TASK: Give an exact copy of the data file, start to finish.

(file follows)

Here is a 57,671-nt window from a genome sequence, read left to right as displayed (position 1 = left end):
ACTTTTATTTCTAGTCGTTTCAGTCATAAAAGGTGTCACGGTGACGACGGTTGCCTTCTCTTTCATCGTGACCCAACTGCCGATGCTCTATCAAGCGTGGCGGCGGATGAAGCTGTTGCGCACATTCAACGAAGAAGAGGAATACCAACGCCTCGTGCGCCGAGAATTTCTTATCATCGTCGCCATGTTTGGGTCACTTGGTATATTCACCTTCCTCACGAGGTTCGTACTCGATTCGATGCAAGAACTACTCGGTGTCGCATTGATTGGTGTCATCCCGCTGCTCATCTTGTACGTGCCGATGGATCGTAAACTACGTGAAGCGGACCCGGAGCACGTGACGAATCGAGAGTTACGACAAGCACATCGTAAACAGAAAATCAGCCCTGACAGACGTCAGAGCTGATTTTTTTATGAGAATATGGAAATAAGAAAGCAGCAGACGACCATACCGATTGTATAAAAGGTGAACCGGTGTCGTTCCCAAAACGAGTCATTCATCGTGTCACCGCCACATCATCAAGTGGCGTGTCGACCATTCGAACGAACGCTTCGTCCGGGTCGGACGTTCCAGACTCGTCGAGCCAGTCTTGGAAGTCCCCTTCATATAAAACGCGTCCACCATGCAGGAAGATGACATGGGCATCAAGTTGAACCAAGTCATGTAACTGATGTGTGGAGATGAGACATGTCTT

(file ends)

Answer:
Here is a 57,671-nt window from a genome sequence, read left to right as displayed (position 1 = left end):
ACTTTTATTTCTAGTCGTTTCAGTCATAAAAGGTGTCACGGTGACGACGGTTGCCTTCTCTTTCATCGTGACCCAACTGCCGATGCTCTATCAAGCGTGGCGGCGGATGAAGCTGTTGCGCACATTCAACGAAGAAGAGGAATACCAACGCCTCGTGCGCCGAGAATTTCTTATCATCGTCGCCATGTTTGGGTCACTTGGTATATTCACCTTCCTCACGAGGTTCGTACTCGATTCGATGCAAGAACTACTCGGTGTCGCATTGATTGGTGTCATCCCGCTGCTCATCTTGTACGTGCCGATGGATCGTAAACTACGTGAAGCGGACCCGGAGCACGTGACGAATCGAGAGTTACGACAAGCACATCGTAAACAGAAAATCAGCCCTGACAGACGTCAGAGCTGATTTTTTTATGAGAATATGGAAATAAGAAAGCAGCAGACGACCATACCGATTGTATAAAAGGTGAACCGGTGTCGTTCCCAAAACGAGTCATTCATCGTGTCACCGCCACATCATCAAGTGGCGTGTCGACCATTCGAACGAACGCTTCGTCCGGGTCGGACGTTCCAGACTCGTCGAGCCAGTCTTGGAAGTCCCCTTCATATAAAACGCGTCCACCATGCAGGAAGATGACATGGGCATCAAGTTGAACCAAGTCATGTAACTGATGTGTGGAGATGAGACATGTCTT